I have a rule that I will not see a movie that is based on a book that I have read and enjoyed. I tried, I really did, but I was always disappointed.
The characters on the screen never live up to the characters that I have already formed in my mind. In my mind they look and sound different and have lived out their adventure in much greater detail. I am a huge Janet Evanovich fan and the Morelli and Ranger in my mind, well, nothing can compare with that.
There is a deeper connection to the characters formed in my mind and too often I find a movie tries to compensate for a lesser connection with an overload of visual and audio: longer more daring car chases or massive explosions coupled with blaring music and so on.
The reason is the words. I think it best described by actor Martin Sheen during an interview about speech writing for the show The West Wing when he said, “I’m always looking for words like musical notes that are sung and that have a rhythm and a clarity and an image all their own.” Perfect.
Words are powerful. They have the ability to evoke emotions and feelings, inspire action and create images – good or bad. They are the brushes and paint on the canvas that is our mind.
If your resume is not gaining an audience the reason could be that you have created a movie rather than a book.
No Character Development
Audience engagement is paramount, failing to express who you are complete with a back story that supports the value you bring to the organization leaves them disappointed and forgetting the main character as soon as the credits role.
The most important question of the audience is “What can you do for me?” If you have not answered this question you will not engage the audience and they will be left feeling disappointed or worse disinterested.
Visual overload: An overuse of color, imagery, fonts, borders, characters may gain attention; however, it will quickly be discovered that this overly stimulating visual content is a means of overcompensate for a weak plot.
If the audience expects to see one genre and is duped into another. This almost happened to one of my best friends when he forgot the title of the baseball movie we wanted to see. He started to walk into the theater for Pitch Perfect assuming this was our movie, when in fact we were going to see Trouble with the Curve. Imagine the disappointment he would have had expecting Clint Eastwood and getting a cappella singers.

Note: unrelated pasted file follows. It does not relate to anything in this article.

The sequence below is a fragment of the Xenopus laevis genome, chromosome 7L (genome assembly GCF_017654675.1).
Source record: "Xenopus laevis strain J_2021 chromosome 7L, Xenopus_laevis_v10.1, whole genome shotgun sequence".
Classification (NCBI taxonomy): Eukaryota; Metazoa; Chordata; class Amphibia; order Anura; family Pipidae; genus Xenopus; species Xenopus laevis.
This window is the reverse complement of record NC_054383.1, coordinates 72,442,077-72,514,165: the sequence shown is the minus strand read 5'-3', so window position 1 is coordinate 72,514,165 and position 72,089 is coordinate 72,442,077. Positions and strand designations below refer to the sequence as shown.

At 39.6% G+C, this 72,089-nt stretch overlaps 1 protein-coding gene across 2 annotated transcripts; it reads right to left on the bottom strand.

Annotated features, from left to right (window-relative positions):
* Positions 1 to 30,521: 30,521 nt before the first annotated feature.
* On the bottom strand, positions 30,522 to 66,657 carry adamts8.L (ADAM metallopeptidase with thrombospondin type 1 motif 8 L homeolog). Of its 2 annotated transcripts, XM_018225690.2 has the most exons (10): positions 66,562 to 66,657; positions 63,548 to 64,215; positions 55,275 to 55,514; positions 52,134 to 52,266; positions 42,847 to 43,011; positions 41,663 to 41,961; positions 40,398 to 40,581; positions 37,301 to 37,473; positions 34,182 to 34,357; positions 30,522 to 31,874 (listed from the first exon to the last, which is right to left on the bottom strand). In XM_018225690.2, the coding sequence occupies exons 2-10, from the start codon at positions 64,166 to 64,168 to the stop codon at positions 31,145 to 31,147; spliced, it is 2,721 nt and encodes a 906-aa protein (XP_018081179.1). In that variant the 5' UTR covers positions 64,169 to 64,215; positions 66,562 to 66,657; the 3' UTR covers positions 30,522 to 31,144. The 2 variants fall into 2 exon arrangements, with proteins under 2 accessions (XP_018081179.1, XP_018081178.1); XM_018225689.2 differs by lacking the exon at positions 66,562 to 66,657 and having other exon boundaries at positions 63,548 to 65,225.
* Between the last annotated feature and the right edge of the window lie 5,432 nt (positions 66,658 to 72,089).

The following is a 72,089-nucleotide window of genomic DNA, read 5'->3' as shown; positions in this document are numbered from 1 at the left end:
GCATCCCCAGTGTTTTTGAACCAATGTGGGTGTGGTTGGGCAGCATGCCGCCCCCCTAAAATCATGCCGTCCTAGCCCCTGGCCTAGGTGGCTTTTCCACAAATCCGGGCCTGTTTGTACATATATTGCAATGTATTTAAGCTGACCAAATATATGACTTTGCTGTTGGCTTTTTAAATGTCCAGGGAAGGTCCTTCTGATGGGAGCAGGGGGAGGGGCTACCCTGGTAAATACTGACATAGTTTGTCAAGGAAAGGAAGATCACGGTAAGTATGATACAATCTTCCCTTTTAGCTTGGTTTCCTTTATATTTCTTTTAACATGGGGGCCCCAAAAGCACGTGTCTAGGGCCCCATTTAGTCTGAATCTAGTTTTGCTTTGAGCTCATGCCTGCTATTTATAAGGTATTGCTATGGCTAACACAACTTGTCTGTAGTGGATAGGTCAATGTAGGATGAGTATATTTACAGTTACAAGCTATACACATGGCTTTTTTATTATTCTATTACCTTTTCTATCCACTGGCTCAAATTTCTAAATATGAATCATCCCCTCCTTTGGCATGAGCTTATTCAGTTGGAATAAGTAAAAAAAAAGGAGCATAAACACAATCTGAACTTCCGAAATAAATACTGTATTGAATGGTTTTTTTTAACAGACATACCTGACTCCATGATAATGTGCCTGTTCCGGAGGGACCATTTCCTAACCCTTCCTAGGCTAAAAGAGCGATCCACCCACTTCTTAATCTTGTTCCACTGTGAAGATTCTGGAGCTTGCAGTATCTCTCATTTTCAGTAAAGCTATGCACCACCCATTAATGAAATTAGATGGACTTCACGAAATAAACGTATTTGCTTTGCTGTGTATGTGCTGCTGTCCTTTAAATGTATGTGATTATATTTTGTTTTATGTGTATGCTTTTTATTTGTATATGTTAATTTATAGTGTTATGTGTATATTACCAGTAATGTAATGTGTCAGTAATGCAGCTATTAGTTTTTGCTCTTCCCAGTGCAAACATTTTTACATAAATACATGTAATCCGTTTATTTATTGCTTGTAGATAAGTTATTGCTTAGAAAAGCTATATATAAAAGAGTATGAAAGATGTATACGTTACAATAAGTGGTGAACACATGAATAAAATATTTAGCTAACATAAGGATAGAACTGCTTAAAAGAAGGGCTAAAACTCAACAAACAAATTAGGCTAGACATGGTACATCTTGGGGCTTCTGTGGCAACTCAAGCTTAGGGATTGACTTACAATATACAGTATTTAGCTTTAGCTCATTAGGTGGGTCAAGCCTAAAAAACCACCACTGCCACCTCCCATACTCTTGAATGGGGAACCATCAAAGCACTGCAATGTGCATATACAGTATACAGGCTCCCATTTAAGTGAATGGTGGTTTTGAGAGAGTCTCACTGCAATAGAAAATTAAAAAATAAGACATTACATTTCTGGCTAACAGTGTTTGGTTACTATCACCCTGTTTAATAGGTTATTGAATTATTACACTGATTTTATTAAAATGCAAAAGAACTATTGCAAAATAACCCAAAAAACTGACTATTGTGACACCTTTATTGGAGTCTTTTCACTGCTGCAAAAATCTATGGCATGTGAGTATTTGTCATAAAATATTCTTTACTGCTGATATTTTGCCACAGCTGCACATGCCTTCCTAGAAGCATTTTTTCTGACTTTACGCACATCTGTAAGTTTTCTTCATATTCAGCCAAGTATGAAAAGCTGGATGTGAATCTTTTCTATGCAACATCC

Book Flap/Jacket Copy
This area is designed to help sell the book and can have a definite impact on book sales according to a Codex Group study. On your resume this translates to your opening statement under your letterhead. This is the first point of engagement, enticing your audience to read the entire book by presenting the most important information by answering “what can you do for me” by giving your value, successes, expertise and strongest skill sets.
This is all the information prior to the body, in a resume it includes things like section headings and important areas. If your education is more important than your experience, it will be listed before the body of the book – experience section. Each section should be clearly defined for visual ease in reading and identifying important segments. This includes a table of contents weaved within the body including skills, professional experience, education, training, community leadership, awards, publications etc.
Body of the Book
This is your professional experience. This is where you tell your story in a way in which you want your audience to understand. There is a theme to your story and this is where you translate that theme from chapter to chapter for your audience. Utilize your strongest skill sets and accomplishments and weave them into each chapter with consistency building from the earliest chapters to the most current. If you are in a position in which a certain skill set is most important, weave the characteristics of this skill set into each chapter.
Utilize your words to paint the proper image for your story. Simply stating that your character walked in the saloon, drank a whiskey then ran Bad Bart out of town evokes no emotions, no demonstration of a good cowboy. These are duties. Use descriptive words to demonstrate the value. Bart was bad, this is the old west so there was value in running Bad Bart out of town. Why was it a good thing to rid the good townspeople of Bad Bart, how did it help them, what improvements were made on his departure, how was Bad Bart run out of town?
Use words that truly represent you. In most old west novels there is a character is who quiet, reserved and a behind the scenes kind of person not really getting involved in the action, more cowering behind the bar during the action. Authors would not use words like “grit” or “steely-eyed” to describe him. On the other hand, if the hero has a strong presence, keen eye, can rope a calf in seven seconds and not break a sweat then the author is probably not going to use words like “meek” or “timid” to describe him. Demonstrate your value through appropriate thought or emotion provoking words.
If the book is about saving an old west town from Bad Bart you would not expect to see pictures of dolphins on the front cover with a title of “Cheesecake and Other Happy Things” in frilly font. Let your letterhead and visual represent your story appropriately. Clearly stating your name and contact information; using a title if appropriate and a font that is easy to read – and used for each piece of your business communication (i.e. cover letter, thank you letter etc.).
Creating the right images, interest and on-target messaging will entice a reader to read your book cover to cover.